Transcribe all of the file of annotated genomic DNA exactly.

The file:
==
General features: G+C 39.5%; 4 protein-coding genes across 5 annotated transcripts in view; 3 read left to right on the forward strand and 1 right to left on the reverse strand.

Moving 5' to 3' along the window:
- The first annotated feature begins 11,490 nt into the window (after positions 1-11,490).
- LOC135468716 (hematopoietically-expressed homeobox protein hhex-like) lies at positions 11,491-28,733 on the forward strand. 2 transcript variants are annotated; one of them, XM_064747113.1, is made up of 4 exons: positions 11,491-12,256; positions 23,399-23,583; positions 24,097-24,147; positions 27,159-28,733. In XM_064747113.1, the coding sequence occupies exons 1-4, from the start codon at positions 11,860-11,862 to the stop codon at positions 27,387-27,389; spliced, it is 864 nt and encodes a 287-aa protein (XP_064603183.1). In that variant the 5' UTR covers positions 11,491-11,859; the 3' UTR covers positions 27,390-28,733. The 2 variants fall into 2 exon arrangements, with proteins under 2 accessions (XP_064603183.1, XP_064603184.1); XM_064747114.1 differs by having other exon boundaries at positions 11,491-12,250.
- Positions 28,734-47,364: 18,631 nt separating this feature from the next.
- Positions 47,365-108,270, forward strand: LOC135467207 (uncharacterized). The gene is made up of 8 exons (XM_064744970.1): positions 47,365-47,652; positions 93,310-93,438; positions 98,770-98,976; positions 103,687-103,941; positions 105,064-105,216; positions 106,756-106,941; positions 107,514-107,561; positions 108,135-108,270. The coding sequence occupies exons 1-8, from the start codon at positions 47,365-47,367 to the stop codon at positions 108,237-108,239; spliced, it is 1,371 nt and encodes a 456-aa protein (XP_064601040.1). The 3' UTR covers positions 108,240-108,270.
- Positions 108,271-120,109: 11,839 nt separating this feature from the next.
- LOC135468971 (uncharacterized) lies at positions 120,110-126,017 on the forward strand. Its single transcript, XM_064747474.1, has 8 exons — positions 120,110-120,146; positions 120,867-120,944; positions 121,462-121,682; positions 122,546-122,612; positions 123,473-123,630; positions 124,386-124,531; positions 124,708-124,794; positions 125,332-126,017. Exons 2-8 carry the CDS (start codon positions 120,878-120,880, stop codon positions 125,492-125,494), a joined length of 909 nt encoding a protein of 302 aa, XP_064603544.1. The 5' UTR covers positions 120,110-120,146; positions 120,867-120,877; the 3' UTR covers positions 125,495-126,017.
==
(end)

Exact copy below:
General features: G+C 39.5%; 4 protein-coding genes across 5 annotated transcripts in view; 3 read left to right on the forward strand and 1 right to left on the reverse strand.

Moving 5' to 3' along the window:
- The first annotated feature begins 11,490 nt into the window (after positions 1-11,490).
- LOC135468716 (hematopoietically-expressed homeobox protein hhex-like) lies at positions 11,491-28,733 on the forward strand. 2 transcript variants are annotated; one of them, XM_064747113.1, is made up of 4 exons: positions 11,491-12,256; positions 23,399-23,583; positions 24,097-24,147; positions 27,159-28,733. In XM_064747113.1, the coding sequence occupies exons 1-4, from the start codon at positions 11,860-11,862 to the stop codon at positions 27,387-27,389; spliced, it is 864 nt and encodes a 287-aa protein (XP_064603183.1). In that variant the 5' UTR covers positions 11,491-11,859; the 3' UTR covers positions 27,390-28,733. The 2 variants fall into 2 exon arrangements, with proteins under 2 accessions (XP_064603183.1, XP_064603184.1); XM_064747114.1 differs by having other exon boundaries at positions 11,491-12,250.
- Positions 28,734-47,364: 18,631 nt separating this feature from the next.
- Positions 47,365-108,270, forward strand: LOC135467207 (uncharacterized). The gene is made up of 8 exons (XM_064744970.1): positions 47,365-47,652; positions 93,310-93,438; positions 98,770-98,976; positions 103,687-103,941; positions 105,064-105,216; positions 106,756-106,941; positions 107,514-107,561; positions 108,135-108,270. The coding sequence occupies exons 1-8, from the start codon at positions 47,365-47,367 to the stop codon at positions 108,237-108,239; spliced, it is 1,371 nt and encodes a 456-aa protein (XP_064601040.1). The 3' UTR covers positions 108,240-108,270.
- Positions 108,271-120,109: 11,839 nt separating this feature from the next.
- LOC135468971 (uncharacterized) lies at positions 120,110-126,017 on the forward strand. Its single transcript, XM_064747474.1, has 8 exons — positions 120,110-120,146; positions 120,867-120,944; positions 121,462-121,682; positions 122,546-122,612; positions 123,473-123,630; positions 124,386-124,531; positions 124,708-124,794; positions 125,332-126,017. Exons 2-8 carry the CDS (start codon positions 120,878-120,880, stop codon positions 125,492-125,494), a joined length of 909 nt encoding a protein of 302 aa, XP_064603544.1. The 5' UTR covers positions 120,110-120,146; positions 120,867-120,877; the 3' UTR covers positions 125,495-126,017.